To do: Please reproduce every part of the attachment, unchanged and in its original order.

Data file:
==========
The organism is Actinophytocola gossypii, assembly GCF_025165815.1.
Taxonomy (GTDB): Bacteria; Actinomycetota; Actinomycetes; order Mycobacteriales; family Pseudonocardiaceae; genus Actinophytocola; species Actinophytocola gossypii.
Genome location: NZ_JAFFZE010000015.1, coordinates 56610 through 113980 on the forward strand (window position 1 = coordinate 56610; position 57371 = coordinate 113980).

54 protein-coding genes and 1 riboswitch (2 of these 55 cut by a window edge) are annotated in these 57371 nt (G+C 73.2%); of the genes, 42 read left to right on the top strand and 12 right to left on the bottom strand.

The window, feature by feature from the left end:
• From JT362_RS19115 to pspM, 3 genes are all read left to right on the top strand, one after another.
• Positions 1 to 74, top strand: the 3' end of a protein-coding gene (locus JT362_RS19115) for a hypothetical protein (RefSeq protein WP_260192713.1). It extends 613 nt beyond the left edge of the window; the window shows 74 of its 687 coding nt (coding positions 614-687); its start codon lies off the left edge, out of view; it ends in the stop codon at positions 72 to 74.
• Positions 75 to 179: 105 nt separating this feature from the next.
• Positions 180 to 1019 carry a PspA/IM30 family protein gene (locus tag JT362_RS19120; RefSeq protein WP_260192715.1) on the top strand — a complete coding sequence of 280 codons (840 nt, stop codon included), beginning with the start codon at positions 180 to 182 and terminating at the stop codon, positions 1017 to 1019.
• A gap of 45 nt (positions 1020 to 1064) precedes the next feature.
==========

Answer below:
The organism is Actinophytocola gossypii, assembly GCF_025165815.1.
Taxonomy (GTDB): Bacteria; Actinomycetota; Actinomycetes; order Mycobacteriales; family Pseudonocardiaceae; genus Actinophytocola; species Actinophytocola gossypii.
Genome location: NZ_JAFFZE010000015.1, coordinates 56610 through 113980 on the forward strand (window position 1 = coordinate 56610; position 57371 = coordinate 113980).

54 protein-coding genes and 1 riboswitch (2 of these 55 cut by a window edge) are annotated in these 57371 nt (G+C 73.2%); of the genes, 42 read left to right on the top strand and 12 right to left on the bottom strand.

The window, feature by feature from the left end:
• From JT362_RS19115 to pspM, 3 genes are all read left to right on the top strand, one after another.
• Positions 1 to 74, top strand: the 3' end of a protein-coding gene (locus JT362_RS19115) for a hypothetical protein (RefSeq protein WP_260192713.1). It extends 613 nt beyond the left edge of the window; the window shows 74 of its 687 coding nt (coding positions 614-687); its start codon lies off the left edge, out of view; it ends in the stop codon at positions 72 to 74.
• Positions 75 to 179: 105 nt separating this feature from the next.
• Positions 180 to 1019 carry a PspA/IM30 family protein gene (locus tag JT362_RS19120; RefSeq protein WP_260192715.1) on the top strand — a complete coding sequence of 280 codons (840 nt, stop codon included), beginning with the start codon at positions 180 to 182 and terminating at the stop codon, positions 1017 to 1019.
• A gap of 45 nt (positions 1020 to 1064) precedes the next feature.